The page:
A daily study of the Network’s diverse faiths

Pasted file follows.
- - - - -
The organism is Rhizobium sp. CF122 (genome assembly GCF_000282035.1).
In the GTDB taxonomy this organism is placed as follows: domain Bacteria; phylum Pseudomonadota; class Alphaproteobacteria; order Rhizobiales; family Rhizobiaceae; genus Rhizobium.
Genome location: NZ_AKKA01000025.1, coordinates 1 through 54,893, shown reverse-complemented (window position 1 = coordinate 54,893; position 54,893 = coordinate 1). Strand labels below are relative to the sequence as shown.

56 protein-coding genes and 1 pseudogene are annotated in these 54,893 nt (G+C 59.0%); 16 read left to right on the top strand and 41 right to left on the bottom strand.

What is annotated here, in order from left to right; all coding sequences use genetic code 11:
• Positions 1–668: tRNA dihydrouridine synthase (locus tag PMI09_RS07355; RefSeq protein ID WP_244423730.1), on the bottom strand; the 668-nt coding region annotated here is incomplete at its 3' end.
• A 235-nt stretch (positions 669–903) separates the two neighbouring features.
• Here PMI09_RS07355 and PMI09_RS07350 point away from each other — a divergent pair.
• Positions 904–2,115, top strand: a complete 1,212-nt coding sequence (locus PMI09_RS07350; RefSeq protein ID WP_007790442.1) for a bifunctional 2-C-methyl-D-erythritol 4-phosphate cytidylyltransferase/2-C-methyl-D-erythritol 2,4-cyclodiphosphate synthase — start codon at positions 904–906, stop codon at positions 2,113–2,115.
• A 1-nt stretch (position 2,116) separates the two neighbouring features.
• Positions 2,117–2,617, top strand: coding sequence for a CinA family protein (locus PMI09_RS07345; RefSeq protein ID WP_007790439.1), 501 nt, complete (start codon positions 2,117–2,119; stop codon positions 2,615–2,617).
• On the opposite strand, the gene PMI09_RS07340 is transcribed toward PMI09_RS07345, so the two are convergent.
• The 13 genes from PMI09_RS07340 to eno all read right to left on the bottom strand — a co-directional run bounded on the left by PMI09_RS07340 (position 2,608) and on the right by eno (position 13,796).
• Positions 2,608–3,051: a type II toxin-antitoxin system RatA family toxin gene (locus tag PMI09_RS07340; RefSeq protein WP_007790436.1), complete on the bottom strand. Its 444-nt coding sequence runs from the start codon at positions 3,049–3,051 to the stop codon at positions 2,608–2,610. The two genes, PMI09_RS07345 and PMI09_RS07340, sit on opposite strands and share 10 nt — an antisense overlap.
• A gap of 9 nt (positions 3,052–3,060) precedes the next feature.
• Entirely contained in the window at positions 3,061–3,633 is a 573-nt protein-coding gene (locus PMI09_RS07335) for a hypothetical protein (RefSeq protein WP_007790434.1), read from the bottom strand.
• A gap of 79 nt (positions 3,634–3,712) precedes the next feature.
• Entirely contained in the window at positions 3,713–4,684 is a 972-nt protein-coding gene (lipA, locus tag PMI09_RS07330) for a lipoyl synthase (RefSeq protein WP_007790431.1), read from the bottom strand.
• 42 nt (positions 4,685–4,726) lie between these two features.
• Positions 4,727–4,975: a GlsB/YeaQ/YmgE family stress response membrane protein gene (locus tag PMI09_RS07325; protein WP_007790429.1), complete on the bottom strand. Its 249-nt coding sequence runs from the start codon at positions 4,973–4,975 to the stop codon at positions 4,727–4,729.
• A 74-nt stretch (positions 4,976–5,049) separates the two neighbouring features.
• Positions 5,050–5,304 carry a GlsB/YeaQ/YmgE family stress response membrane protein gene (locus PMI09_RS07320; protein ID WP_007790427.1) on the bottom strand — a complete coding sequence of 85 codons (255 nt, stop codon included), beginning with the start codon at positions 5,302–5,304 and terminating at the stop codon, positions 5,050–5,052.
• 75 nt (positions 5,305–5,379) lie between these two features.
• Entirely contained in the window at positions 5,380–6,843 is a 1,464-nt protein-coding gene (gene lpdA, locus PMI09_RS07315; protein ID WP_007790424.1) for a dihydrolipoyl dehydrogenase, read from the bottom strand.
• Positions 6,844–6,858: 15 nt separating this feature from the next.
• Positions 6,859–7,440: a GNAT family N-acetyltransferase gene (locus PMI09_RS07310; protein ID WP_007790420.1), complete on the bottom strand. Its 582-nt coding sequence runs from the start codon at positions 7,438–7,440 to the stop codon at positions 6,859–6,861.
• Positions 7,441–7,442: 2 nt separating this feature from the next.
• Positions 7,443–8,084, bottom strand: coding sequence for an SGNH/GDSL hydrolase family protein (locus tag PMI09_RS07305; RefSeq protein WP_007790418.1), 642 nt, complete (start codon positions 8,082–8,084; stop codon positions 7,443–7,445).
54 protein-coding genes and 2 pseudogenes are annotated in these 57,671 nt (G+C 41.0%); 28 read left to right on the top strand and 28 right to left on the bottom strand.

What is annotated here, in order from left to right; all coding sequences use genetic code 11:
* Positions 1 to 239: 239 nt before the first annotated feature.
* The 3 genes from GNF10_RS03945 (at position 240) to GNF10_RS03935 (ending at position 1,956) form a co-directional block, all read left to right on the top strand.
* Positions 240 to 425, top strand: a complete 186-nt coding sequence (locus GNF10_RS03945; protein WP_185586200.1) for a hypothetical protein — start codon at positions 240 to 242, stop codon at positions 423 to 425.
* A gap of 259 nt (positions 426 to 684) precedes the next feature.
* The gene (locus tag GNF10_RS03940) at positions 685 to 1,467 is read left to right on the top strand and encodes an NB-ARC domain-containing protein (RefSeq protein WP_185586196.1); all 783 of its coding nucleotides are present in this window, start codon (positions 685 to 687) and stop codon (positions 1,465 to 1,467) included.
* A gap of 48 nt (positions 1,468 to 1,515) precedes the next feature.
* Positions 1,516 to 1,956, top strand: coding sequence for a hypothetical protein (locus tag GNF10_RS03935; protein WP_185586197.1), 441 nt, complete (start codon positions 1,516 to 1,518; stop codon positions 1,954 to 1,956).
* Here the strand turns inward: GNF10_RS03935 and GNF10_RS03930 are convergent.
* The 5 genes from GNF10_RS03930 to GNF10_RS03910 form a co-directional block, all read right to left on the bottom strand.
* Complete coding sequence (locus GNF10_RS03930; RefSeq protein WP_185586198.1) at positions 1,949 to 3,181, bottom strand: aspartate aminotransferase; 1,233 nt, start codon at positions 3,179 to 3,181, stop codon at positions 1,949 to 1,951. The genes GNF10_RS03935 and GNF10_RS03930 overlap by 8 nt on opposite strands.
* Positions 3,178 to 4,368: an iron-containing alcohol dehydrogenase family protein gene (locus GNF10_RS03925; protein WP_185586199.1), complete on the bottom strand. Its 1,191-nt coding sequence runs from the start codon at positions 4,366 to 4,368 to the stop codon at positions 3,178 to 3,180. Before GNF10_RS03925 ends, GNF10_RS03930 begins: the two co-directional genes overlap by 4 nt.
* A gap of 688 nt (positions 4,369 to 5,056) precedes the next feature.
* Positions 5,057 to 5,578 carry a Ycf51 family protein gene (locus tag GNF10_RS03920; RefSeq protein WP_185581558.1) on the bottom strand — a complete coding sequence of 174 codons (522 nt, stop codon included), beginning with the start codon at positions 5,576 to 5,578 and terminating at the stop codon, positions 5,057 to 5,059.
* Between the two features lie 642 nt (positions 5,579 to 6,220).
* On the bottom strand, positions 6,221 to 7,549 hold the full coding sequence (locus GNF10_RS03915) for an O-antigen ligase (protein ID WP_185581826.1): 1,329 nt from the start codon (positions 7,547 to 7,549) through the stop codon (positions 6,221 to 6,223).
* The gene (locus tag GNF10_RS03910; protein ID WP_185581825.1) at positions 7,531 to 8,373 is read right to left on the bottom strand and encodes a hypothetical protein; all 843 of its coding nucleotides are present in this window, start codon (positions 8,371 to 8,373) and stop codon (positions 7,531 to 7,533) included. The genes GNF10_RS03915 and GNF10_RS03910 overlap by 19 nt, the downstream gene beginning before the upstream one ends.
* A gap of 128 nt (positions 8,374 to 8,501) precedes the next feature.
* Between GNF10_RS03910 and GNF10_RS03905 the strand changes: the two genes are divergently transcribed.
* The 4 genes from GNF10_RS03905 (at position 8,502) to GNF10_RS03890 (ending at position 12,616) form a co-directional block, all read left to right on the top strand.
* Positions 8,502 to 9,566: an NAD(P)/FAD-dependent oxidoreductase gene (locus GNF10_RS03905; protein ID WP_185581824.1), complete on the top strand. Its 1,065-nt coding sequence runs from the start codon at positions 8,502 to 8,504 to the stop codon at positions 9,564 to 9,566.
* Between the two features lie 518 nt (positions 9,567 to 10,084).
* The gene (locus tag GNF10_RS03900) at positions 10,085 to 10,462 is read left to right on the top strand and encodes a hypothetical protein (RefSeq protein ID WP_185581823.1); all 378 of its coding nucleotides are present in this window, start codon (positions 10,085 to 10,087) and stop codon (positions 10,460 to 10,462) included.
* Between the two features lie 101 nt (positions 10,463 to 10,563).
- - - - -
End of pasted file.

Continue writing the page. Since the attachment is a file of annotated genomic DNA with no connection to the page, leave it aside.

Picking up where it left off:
Hajj (to attend a journey). Pilgrimage to Makkah (مكة المكرمة), Mecca on 8 to 12 of Dhul al-Hijjah, the twelfth and final month in the Islamic lunar calendar which moves 10 to 12 days earlier each year. This month of increased spirituality is one of the holiest periods of the Islamic year, with two very special events of devotion to Allah, Hajj to 22 July and Eid al-Adha (Feast of Sacrifice) on the third day of Hajj and lasting for three days, the second major Muslim festival after Eid al-Fitr, which marks the end of Ramadan, the month of fasting. All Muslims who can afford to do so, and are not prevented through ill-health, are required to make the Hajj pilgrimage, dating from the 632 farewell pilgrimage of the Prophet Muhammad (peace be upon him), once in their lifetime, although there is no prohibition on making the pilgrimage more than once. Pilgrims are between 18 and 65 and must declare their Niyyah intention to God, which should be sincere and for the sake of Allah only, not other worldly matters. In accordance with Shariah (Law of Islam), when pilgrims to Mecca reach a Miqat principal boundary point they must enter the sacred state of Ihram, preparing their bodies and minds, reciting an intention and following a dress code for repeating a set of rituals during the first two days that were first performed by the Prophet Mohammed (obuh). On day one, the day of Tarwiyah (quenching thirst), pilgrims begin their Hajj at the Kaaba (الكعبة, Cube at the centre of the Masjid al-Haram Sacred Mosque most sacred site in Islam), with Tawaf walking counter-clockwise to express the devotion of Muslims praying to one God. The Prophet Ibrahim built the black stone Kaaba for the pilgrimage with the help of his son Ismael, the stones being said to have been supplied from heaven by the angel Gabriel. Then, pilgrims perform a Sa’i walk, re-enacting Hagar the Prophet Ibrahim’s wife’s going between the Makkah hills to look for water for her son Ismael after God ordered Ibrahim to leave them alone in the desert. Hagar ran between two small hills, Al Safa and Al Marwa, 7 times. Ismael then scratched the ground and God caused a spring to well up, now the Well of Zamzam (زَمْزَمَ). Then, the pilgrims go the 5 km to Mina to pray and to spend the night in the valley where the Prophet Ibrahim stoned the devil, after he had tried to lead him astray. The Hajj seeks to deepen allegiance to Allah and to seek his forgiveness of sins. It is one of the five pillars of Islam, the carrying out of which obligations provides the framework for Muslim life. Due to the Covid-19 pandemic, pilgrims from outside the Kingdom were not to be permitted to enter Saudi Arabia to perform Hajj in 2021 and Hajj rites were to be limited to 60,000 pilgrims, vaccinated citizens already residing in the Kingdom. Some pilgrims will also travel north to MadinahI (Medina). Before the pandemic, some 2.5 million pilgrims would go to Mecca for the five days of Hajj. Indonesia has again cancelled Hajj due to the pandemic. Differences in moon sightings mean that Muslims in different parts of the world celebrate these Islamic events on different days. The Saudi authorities have gradually allowed a limited number of pilgrims to perform ʿUmrah (عُمْرَة, to visit a populated place), the lesser pilgrimage to Mecca, in the Hejaz region of Saudi Arabia, that can be undertaken at any time of the year, in contrast to the Hajj pilgrimage that has specific dates in the Islamic lunar calendar. Image: bbc.com.